The first move the Brooklyn Nets made in free agency was trading for one of the best shooting guards in the NBA, Joe Johnson, who is a proven scorer with veteran experience and a huge contract. The consensus in the league was that his contract was an albatross and could never be moved, as the 31 year old had four years left with almost $90 million remaining. That did not stop the Nets Russian owner from pulling the trigger on the five time all-star, no matter the cost.
The move was done for two reasons; the first was being able to entice Deron Williams to re-sign with the Nets and create the best backcourt in the league and the second was to provide scoring and leadership to a team that was starving for both.
“That’s what makes this team special,” Johnson said. “You’ve got guys like myself, Deron , Brook Lopez, we can have great games, but we have guys on the bench who’ve started and played big minutes in this league and are good players in this league, so they’re able to be productive for us and even win a game for us.”
Johnson’s tenure in Brooklyn, albeit a limited sample size, has been inconsistent to say the least and almost all of his numbers are way down but Johnson isn’t looking at individual stats with this team. He is averaging 15.3 points per game through the first eight games, which is slightly off his career average of 17.7 points per game. His shooting percentage is the one that is shocking, as he is only shooting 36% from the field from two point range and a 35% from downtown.
“It’s going to come for me. It just takes time. I just need to get acclimated with everybody, and I think things will come. Right now it’s early, we’ve only played a few games. We just have a lot of room for improvement,” Johnson said. “I’m getting there. I just thought (Friday) night I miss a lot of shots I normally make but I’m still learning Deron’s sweet spots on the court, the things he likes to do, the places he likes to catch the ball.”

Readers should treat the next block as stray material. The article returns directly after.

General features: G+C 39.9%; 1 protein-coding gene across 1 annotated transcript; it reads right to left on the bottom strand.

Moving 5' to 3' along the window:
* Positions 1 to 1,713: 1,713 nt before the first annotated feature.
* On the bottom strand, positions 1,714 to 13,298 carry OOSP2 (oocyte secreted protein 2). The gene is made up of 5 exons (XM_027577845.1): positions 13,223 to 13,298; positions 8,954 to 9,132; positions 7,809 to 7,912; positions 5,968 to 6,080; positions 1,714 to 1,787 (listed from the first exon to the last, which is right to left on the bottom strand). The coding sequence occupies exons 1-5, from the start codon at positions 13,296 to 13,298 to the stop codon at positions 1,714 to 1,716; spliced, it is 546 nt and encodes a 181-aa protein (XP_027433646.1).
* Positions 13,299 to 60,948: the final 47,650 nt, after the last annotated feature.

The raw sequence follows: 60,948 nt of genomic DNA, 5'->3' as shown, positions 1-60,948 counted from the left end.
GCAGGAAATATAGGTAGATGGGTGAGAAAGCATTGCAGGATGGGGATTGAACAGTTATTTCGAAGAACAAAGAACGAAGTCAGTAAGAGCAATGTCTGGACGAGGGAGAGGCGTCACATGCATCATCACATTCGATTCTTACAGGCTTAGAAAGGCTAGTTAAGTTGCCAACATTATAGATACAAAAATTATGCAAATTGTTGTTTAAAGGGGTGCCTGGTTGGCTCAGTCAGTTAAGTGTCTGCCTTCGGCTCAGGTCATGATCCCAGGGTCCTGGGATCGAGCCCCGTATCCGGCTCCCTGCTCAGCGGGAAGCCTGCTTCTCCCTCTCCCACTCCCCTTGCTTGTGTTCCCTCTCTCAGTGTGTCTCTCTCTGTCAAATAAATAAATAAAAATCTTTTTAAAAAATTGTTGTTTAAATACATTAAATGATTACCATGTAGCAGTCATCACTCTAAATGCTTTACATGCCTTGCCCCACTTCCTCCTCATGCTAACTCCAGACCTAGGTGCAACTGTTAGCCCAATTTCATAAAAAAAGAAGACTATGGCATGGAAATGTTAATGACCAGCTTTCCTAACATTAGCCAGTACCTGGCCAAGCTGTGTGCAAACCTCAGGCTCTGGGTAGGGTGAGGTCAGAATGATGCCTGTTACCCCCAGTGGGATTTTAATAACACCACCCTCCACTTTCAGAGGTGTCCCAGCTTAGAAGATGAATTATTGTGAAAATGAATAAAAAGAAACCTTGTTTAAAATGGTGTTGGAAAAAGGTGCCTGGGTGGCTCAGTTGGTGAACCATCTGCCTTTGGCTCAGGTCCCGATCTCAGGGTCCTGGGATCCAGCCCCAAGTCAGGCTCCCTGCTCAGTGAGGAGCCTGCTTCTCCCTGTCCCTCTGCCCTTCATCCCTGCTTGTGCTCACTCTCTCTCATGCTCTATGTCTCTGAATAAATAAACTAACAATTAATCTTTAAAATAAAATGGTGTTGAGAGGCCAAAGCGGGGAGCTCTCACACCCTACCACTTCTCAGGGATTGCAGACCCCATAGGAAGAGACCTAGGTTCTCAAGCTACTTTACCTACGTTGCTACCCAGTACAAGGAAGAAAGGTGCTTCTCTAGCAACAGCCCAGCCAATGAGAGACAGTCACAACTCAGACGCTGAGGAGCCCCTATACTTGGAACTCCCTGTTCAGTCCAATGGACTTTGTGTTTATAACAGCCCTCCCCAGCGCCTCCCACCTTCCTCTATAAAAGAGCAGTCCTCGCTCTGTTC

Johnson has never been one to shy away from the big moments or big shots at the end of games and he has been key in at least three games so far for the Nets in the fourth quarter to help put teams away for good, whether it be from the foul line or hitting the dagger shot. Johnson always wants the big shot and he knows what he is looking for in crunch time.
“It’s how your body language is, your confidence. You can tell just by looking at a person, and it’s more in your approach and your body language when you hit the court. You have to know, you have to understand that you’re better than the guy that’s guarding you.” Johnson said.
The biggest thing that Johnson is concerned with right now is helping the Nets find their swagger and start to know they can win every game rather than hoping to win like they have in the past.
Johnson will be just fine Nets fans, so don’t worry about stats and just look at the win/loss column as that is all Johnson looks at and that is all that matters in this league.
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